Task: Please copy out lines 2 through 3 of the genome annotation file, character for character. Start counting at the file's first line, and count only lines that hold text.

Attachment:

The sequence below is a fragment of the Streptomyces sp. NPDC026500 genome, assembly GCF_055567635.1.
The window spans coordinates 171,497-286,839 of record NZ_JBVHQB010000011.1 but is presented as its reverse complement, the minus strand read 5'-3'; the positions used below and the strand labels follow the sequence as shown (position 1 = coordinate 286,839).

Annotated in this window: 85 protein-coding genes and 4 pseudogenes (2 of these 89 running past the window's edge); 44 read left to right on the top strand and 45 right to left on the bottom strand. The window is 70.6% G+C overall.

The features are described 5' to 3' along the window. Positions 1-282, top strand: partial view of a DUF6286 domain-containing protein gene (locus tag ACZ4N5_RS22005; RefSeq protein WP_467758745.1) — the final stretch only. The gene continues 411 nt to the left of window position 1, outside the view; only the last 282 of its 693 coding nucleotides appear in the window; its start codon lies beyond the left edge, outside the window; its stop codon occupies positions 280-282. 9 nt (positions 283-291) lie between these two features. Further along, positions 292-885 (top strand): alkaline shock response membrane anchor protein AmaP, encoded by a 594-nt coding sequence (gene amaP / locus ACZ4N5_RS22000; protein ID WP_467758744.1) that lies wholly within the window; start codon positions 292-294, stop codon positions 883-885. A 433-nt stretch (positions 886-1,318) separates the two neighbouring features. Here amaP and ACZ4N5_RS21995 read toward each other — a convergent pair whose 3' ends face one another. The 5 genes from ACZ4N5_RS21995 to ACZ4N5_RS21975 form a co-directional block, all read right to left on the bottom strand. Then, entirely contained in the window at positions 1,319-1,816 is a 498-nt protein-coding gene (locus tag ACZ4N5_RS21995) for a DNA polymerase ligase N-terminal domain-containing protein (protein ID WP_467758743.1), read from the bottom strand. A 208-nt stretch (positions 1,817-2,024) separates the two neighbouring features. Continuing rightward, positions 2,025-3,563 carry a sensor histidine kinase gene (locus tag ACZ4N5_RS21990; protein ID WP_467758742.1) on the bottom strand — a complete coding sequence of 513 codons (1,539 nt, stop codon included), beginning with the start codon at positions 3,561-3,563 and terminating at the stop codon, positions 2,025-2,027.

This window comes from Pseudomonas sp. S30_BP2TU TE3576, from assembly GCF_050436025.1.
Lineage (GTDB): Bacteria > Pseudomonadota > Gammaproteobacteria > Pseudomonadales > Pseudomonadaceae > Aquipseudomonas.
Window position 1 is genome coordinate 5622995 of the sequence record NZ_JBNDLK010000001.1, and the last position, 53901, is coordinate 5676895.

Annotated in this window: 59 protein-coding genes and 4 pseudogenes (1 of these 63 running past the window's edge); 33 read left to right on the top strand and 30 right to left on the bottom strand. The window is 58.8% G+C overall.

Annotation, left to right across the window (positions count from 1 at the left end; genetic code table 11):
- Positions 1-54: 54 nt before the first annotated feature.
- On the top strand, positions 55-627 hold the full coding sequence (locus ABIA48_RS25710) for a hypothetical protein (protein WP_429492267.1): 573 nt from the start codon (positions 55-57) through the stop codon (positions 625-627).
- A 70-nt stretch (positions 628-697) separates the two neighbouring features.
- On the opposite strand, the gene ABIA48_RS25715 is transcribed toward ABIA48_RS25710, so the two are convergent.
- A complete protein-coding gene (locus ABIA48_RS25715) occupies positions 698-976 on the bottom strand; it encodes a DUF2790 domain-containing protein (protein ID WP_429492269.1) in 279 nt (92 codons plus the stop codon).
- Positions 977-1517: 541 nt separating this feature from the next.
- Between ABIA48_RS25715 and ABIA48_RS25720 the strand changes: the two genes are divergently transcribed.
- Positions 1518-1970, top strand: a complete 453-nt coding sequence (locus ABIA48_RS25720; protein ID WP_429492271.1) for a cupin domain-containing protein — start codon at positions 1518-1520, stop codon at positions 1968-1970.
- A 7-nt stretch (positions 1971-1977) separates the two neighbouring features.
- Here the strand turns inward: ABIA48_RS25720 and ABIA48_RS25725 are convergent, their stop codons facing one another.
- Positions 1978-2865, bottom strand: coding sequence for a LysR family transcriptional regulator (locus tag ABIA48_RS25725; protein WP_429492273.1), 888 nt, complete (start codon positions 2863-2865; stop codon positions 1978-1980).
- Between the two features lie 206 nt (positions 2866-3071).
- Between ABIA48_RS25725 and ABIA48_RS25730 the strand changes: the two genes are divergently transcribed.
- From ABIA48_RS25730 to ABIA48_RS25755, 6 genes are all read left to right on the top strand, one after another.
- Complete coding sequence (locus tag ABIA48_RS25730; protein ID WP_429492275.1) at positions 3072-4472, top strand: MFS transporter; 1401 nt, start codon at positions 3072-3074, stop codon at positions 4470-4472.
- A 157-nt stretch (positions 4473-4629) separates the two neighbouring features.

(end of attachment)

The window spans coordinates 171,497-286,839 of record NZ_JBVHQB010000011.1 but is presented as its reverse complement, the minus strand read 5'-3'; the positions used below and the strand labels follow the sequence as shown (position 1 = coordinate 286,839).

Annotated in this window: 85 protein-coding genes and 4 pseudogenes (2 of these 89 running past the window's edge); 44 read left to right on the top strand and 45 right to left on the bottom strand. The window is 70.6% G+C overall.